China charges two detained Canadians for spying and stealing state secrets

Canadian Prime Minister Trudeau, in response to the charges, has said he is 'very concerned with this position that China has taken'.
Written by Campbell Kwan, Contributor

The Chinese government released a statement on Monday alleging that two detained Canadian citizens spied on, and stole state secrets and intelligence from China.

Michael Kovrig, a former Canadian diplomat, allegedly travelled to China frequently to spy and steal state secrets through his contacts, the statement said. He allegedly commenced the espionage activities from 2017 onward.

The second Canadian detainee, Michael Spavor, allegedly was Kovrig's "main intelligence contact" in supplying state secrets and intelligence to him.

The two Canadians have both been charged for spying and stealing state secrets and intelligence from China, as well as bringing that sensitive information abroad.

They will be given full legal rights in accordance with Chinese law, which includes being able to arrange consular visits, the statement said. A hearing date has not yet been set. 

The statement stressed China is a country run by the rule of law, and the country will resolutely crack down on criminal activities that jeopardise national security.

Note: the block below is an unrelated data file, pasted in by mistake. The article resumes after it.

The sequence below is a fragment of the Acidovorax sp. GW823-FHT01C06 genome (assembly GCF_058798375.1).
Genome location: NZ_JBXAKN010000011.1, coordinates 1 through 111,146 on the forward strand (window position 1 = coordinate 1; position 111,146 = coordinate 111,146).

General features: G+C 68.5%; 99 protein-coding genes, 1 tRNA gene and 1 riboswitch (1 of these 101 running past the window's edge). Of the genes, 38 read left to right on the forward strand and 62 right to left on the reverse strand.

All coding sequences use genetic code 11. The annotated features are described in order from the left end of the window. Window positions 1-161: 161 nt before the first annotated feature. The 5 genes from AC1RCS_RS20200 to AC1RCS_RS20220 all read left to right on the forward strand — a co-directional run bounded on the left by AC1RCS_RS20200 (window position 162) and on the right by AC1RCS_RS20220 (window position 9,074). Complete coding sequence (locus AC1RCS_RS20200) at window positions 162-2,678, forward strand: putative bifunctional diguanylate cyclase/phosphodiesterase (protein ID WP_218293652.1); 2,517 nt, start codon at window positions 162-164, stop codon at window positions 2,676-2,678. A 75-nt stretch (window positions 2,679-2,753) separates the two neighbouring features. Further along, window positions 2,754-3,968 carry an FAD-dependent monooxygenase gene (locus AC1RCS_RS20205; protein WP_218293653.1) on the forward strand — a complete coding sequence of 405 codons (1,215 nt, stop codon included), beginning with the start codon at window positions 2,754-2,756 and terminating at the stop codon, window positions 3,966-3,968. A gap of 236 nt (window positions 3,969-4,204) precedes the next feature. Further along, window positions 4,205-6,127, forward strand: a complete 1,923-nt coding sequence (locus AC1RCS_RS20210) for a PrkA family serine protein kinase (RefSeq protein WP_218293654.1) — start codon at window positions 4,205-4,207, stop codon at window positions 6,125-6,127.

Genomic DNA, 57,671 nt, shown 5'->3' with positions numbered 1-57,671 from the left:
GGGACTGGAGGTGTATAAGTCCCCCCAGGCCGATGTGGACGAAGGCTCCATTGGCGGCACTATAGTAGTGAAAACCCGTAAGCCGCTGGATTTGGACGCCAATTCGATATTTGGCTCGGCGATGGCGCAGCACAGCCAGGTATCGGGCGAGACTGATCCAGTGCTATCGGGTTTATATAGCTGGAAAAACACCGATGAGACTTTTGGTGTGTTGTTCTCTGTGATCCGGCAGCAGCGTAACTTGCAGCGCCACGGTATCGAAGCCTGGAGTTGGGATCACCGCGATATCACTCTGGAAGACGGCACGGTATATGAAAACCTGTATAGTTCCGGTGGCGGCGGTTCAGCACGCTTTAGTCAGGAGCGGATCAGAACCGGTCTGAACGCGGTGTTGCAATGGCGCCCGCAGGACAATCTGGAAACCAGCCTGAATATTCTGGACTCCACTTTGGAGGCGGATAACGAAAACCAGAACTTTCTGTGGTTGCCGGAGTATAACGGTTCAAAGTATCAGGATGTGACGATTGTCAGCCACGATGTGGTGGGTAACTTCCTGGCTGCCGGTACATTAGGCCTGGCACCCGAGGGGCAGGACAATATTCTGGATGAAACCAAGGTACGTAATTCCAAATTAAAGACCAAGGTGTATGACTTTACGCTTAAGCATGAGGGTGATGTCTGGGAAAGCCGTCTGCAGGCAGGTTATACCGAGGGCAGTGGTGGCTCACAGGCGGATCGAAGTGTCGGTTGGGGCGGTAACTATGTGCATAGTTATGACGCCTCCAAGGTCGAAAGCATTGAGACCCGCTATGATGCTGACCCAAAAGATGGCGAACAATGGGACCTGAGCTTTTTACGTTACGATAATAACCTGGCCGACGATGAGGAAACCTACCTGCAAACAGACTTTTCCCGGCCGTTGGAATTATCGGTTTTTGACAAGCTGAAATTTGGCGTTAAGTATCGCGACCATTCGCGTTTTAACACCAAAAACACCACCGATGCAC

"We are obviously very concerned with this position that China has taken," Canadian Prime Minister Justin Trudeau said during a funding announcement in Charlottetown.

"The safety and security of Canadians is always of first order for this government. That's why we've been engaging and standing up for the two Canadians who have been arbitrarily detained by China from the very beginning."

Kovrig and Spavor were both arrested and detained on December 10, 2018, for suspicion of engaging in activities that endangered China's national security, and are currently held in Beijing and Dandong, respectively.

The detainment of the two Canadians occurred 10 days after the arrest of Huawei CFO Meng Wanzhou, who is currently on bail in Vancouver and due in court this Wednesday to set a date for extradition proceedings commenced by the United States. The extradition request is for charges relating to allegations that Huawei had misrepresented its ownership and control of Iranian affiliate Skycom, which breached UN, US, and EU sanctions.

An arraignment date has yet to be set for these charges.

Huawei pleaded not guilty last Thursday for a separate set of charges that it allegedly stole trade secrets from T-Mobile.

At the same time, the Huawei CFO has sued the Canadian government, police force, and border agency, claiming she was detained, searched, and interrogated before she was told that she was under arrest.

According to the lawsuit, Meng was interrogated "under the guise of a routine customs" search, and was thereby compelled to "provide evidence and information" instead of being arrested.

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